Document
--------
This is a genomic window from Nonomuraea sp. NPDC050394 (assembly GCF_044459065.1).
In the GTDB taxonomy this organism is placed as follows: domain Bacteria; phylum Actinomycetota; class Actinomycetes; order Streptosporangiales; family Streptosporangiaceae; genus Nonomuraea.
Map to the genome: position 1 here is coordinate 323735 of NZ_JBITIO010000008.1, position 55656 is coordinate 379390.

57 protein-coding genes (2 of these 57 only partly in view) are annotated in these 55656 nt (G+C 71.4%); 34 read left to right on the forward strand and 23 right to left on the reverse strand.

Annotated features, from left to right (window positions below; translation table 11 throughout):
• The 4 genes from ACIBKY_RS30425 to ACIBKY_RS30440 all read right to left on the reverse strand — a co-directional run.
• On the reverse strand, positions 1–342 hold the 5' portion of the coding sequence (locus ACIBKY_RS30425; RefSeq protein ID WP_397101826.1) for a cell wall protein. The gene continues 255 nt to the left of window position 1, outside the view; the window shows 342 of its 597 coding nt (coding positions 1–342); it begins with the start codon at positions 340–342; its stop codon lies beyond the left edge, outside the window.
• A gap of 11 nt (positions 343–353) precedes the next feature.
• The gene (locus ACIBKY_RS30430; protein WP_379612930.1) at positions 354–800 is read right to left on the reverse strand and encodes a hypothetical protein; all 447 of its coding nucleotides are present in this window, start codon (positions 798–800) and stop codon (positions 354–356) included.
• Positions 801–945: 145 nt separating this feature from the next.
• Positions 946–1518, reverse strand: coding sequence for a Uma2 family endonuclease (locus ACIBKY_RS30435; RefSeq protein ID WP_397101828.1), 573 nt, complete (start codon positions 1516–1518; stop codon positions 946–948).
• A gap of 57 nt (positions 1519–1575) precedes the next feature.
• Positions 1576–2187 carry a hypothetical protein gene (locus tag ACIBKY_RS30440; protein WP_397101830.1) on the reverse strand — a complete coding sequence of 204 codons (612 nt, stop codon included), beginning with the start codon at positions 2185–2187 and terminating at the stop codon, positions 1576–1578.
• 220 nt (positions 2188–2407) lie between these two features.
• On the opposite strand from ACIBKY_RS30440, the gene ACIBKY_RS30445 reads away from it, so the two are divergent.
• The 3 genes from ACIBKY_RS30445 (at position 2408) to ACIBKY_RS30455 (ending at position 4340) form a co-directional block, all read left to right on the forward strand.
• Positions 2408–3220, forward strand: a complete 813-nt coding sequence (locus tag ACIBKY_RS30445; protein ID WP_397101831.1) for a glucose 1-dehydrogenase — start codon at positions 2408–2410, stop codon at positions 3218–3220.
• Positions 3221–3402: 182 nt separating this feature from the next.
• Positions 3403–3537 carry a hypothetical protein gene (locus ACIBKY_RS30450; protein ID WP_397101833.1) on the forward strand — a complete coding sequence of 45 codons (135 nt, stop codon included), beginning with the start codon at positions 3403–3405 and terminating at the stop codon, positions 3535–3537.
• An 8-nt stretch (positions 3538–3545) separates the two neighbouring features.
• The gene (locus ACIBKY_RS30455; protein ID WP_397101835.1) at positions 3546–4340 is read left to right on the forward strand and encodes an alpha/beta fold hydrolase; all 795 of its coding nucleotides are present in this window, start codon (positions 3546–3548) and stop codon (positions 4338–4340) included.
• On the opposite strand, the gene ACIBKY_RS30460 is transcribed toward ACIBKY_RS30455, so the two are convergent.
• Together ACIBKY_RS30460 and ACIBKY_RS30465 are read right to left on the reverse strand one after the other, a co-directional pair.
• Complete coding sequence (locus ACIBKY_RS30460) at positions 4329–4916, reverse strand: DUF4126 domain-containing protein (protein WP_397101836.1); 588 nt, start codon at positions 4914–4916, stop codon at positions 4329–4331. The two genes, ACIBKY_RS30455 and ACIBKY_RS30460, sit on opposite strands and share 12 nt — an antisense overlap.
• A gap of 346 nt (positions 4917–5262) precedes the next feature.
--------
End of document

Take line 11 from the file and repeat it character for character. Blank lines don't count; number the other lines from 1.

• Positions 946–1518, reverse strand: coding sequence for a Uma2 family endonuclease (locus ACIBKY_RS30435; RefSeq protein ID WP_397101828.1), 573 nt, complete (start codon positions 1516–1518; stop codon positions 946–948).